This is what you need to know about sending letters, photos, postcards, greeting cards and even magazines to an inmate at the Claremont Police Jail. Incoming and outgoing inmate mail at the Claremont Police Jail is always searched and inspected for contraband that might threaten the security, safety or well-being of the facility, its staff, and inmates. Inmates can only receive metered, unstamped, plain white postcards no larger than 4″ x 6″ as mail. The writing on the postcard has to be in pencil or blue or black ink. If it has a stamp on it, it will get returned. If you write in green ink, then it will get returned. If you send any other kind of mail will be returned to the sender. If there is no return address on it, then the unauthorized mail will be stored in the inmate’s locker until the inmate gets release.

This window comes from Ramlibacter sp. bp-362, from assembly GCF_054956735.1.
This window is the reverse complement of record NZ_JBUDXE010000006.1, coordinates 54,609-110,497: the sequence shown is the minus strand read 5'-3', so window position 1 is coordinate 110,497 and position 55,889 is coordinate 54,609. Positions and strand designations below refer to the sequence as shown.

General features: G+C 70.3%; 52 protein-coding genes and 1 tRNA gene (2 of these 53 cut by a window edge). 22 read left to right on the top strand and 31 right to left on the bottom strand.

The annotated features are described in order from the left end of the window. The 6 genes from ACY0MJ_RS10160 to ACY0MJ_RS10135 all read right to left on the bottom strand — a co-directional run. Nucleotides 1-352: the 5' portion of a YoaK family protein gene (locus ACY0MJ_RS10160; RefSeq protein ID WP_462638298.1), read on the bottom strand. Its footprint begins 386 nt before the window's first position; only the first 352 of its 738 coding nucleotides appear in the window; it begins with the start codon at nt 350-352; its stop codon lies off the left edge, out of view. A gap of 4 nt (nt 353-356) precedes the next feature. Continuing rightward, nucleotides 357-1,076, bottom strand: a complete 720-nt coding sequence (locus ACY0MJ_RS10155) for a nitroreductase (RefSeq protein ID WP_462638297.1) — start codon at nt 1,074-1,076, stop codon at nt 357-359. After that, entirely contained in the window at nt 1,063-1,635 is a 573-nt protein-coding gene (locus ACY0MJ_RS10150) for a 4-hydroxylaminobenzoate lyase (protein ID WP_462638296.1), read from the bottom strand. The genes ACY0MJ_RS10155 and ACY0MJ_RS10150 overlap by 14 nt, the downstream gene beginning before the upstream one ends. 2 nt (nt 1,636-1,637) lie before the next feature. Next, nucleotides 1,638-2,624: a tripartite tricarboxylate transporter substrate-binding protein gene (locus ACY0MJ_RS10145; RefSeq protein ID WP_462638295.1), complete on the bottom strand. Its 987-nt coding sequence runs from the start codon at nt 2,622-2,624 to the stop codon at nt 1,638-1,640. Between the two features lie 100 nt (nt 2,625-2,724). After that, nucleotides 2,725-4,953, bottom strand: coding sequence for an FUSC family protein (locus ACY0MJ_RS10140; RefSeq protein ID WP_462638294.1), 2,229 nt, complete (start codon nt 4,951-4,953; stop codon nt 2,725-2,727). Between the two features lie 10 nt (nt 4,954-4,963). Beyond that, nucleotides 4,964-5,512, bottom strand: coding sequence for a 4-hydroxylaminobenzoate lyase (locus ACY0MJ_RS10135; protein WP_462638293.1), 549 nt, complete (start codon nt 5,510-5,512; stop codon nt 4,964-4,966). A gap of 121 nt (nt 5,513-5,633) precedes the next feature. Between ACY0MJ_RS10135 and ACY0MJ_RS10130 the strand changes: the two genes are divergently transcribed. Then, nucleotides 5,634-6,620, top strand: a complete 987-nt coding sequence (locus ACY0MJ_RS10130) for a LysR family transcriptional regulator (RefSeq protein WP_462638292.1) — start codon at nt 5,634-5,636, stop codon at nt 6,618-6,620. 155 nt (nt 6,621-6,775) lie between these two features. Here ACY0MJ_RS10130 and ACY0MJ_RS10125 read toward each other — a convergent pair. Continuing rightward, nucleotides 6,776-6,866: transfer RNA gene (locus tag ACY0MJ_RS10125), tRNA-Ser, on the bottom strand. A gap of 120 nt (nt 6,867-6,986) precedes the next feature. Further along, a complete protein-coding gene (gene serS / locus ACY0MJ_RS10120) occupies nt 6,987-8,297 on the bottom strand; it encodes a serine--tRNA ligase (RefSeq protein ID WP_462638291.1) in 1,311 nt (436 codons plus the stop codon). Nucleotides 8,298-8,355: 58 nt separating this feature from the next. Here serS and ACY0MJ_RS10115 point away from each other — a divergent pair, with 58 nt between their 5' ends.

Do not include any of these things in the mail that you send to an inmate: any kind of threat to jail order, any description of the manufacture of weapons, bombs, incendiary devices, or tools for escape; do not encourage or advocate any kind of violence, hate speech, or racial or ethnic supremacy. Inmates are not allowed to write to other inmates.
If you would like to send a letter to an inmate at Claremont Police Jail, use this address:
Claremont Police Jail
1 Police Court
Claremont, NH 03743-3629
Here is how you should address the letter:
[INMATE’S FULL NAME]
Claremont Police Jail
1 Police Court
Claremont, NH 03743-3629
The Claremont Police Jail inmate mail policy changes often, so we suggest that you visit the site before send a letter to someone in jail there.
Sending Other Things to an Inmate
There are strict procedures that you must follow to send anything to an inmate at the Claremont Police Jail. This includes sending money for to spend in the commissary, sending regular mail or photos, sending money for phone calls, and even postcards.